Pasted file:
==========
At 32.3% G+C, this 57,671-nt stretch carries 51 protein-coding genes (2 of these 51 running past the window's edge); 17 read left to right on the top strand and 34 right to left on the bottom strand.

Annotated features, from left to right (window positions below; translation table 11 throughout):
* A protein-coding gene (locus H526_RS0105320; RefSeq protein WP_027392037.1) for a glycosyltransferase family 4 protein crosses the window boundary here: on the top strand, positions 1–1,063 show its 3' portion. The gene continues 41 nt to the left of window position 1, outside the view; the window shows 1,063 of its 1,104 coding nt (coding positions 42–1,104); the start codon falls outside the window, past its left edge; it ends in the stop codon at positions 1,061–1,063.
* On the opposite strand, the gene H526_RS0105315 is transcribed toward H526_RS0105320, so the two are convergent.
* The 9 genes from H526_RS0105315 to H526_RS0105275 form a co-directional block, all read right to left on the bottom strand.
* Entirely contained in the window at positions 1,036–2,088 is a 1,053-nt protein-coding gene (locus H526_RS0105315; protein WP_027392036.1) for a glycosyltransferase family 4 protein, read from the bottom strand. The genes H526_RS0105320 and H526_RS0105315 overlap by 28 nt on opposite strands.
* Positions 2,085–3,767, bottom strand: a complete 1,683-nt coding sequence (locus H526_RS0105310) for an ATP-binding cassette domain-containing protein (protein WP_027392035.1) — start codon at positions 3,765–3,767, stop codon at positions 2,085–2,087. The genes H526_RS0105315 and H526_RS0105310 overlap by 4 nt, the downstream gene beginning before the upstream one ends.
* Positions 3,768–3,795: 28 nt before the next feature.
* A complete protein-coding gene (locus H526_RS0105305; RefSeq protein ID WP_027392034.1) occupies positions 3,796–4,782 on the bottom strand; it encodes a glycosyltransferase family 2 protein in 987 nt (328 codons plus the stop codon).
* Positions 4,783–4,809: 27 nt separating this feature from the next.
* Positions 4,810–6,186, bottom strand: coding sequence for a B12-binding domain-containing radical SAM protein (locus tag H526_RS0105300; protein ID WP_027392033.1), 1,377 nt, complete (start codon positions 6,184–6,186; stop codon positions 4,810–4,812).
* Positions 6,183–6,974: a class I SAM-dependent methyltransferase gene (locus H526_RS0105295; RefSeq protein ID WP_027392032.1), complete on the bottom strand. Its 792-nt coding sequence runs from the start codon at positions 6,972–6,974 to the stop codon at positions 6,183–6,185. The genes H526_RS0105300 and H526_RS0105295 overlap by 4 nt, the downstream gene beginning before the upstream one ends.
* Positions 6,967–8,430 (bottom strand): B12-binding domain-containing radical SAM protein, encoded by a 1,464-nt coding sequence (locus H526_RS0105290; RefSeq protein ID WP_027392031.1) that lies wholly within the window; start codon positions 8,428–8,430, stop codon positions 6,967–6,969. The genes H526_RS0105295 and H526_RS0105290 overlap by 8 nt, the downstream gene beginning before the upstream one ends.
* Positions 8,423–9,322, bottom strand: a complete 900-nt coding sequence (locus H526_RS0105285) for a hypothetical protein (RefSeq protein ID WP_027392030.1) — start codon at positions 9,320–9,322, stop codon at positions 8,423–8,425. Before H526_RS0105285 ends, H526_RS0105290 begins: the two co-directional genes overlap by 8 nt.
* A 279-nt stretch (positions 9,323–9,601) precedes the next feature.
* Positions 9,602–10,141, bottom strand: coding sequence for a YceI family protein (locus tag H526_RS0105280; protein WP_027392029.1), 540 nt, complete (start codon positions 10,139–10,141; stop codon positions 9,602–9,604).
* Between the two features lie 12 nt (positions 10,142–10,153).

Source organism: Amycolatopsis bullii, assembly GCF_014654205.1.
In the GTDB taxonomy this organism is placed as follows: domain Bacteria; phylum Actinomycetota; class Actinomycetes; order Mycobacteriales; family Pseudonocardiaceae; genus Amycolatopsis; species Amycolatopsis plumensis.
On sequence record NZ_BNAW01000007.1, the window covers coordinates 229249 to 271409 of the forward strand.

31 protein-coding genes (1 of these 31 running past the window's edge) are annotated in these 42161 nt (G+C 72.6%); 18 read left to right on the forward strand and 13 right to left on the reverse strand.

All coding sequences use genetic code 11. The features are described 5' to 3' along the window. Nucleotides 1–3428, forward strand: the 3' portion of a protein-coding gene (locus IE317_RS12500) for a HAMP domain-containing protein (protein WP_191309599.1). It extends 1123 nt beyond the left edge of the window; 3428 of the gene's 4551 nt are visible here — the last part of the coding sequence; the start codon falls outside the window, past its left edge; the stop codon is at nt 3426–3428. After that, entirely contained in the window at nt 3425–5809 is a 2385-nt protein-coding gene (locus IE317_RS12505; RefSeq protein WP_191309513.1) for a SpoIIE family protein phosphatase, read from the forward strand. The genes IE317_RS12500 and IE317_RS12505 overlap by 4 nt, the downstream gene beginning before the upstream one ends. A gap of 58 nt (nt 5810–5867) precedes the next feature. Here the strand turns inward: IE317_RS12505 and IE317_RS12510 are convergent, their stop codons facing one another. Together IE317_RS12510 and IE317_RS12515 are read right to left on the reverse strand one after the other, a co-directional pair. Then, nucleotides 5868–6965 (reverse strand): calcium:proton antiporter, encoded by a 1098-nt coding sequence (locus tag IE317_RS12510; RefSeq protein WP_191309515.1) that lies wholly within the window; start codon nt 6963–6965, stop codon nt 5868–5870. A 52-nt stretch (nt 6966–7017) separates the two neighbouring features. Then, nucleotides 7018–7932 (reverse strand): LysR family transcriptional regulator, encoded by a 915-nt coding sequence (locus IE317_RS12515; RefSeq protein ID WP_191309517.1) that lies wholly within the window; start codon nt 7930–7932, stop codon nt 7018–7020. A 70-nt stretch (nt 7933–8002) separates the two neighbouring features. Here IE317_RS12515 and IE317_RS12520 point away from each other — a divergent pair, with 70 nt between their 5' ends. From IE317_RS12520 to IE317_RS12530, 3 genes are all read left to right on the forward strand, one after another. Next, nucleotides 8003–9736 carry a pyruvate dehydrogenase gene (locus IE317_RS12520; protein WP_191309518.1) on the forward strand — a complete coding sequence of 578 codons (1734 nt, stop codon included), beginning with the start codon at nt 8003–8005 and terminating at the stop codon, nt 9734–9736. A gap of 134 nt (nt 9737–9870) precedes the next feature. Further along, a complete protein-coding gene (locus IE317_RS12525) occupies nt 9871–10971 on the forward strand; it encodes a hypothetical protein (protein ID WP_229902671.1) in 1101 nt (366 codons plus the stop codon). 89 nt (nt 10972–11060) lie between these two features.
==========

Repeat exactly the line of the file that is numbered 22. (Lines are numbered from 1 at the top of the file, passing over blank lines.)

All coding sequences use genetic code 11. The features are described 5' to 3' along the window. Nucleotides 1–3428, forward strand: the 3' portion of a protein-coding gene (locus IE317_RS12500) for a HAMP domain-containing protein (protein WP_191309599.1). It extends 1123 nt beyond the left edge of the window; 3428 of the gene's 4551 nt are visible here — the last part of the coding sequence; the start codon falls outside the window, past its left edge; the stop codon is at nt 3426–3428. After that, entirely contained in the window at nt 3425–5809 is a 2385-nt protein-coding gene (locus IE317_RS12505; RefSeq protein WP_191309513.1) for a SpoIIE family protein phosphatase, read from the forward strand. The genes IE317_RS12500 and IE317_RS12505 overlap by 4 nt, the downstream gene beginning before the upstream one ends. A gap of 58 nt (nt 5810–5867) precedes the next feature. Here the strand turns inward: IE317_RS12505 and IE317_RS12510 are convergent, their stop codons facing one another. Together IE317_RS12510 and IE317_RS12515 are read right to left on the reverse strand one after the other, a co-directional pair. Then, nucleotides 5868–6965 (reverse strand): calcium:proton antiporter, encoded by a 1098-nt coding sequence (locus tag IE317_RS12510; RefSeq protein WP_191309515.1) that lies wholly within the window; start codon nt 6963–6965, stop codon nt 5868–5870. A 52-nt stretch (nt 6966–7017) separates the two neighbouring features. Then, nucleotides 7018–7932 (reverse strand): LysR family transcriptional regulator, encoded by a 915-nt coding sequence (locus IE317_RS12515; RefSeq protein ID WP_191309517.1) that lies wholly within the window; start codon nt 7930–7932, stop codon nt 7018–7020. A 70-nt stretch (nt 7933–8002) separates the two neighbouring features. Here IE317_RS12515 and IE317_RS12520 point away from each other — a divergent pair, with 70 nt between their 5' ends. From IE317_RS12520 to IE317_RS12530, 3 genes are all read left to right on the forward strand, one after another. Next, nucleotides 8003–9736 carry a pyruvate dehydrogenase gene (locus IE317_RS12520; protein WP_191309518.1) on the forward strand — a complete coding sequence of 578 codons (1734 nt, stop codon included), beginning with the start codon at nt 8003–8005 and terminating at the stop codon, nt 9734–9736. A gap of 134 nt (nt 9737–9870) precedes the next feature. Further along, a complete protein-coding gene (locus IE317_RS12525) occupies nt 9871–10971 on the forward strand; it encodes a hypothetical protein (protein ID WP_229902671.1) in 1101 nt (366 codons plus the stop codon). 89 nt (nt 10972–11060) lie between these two features.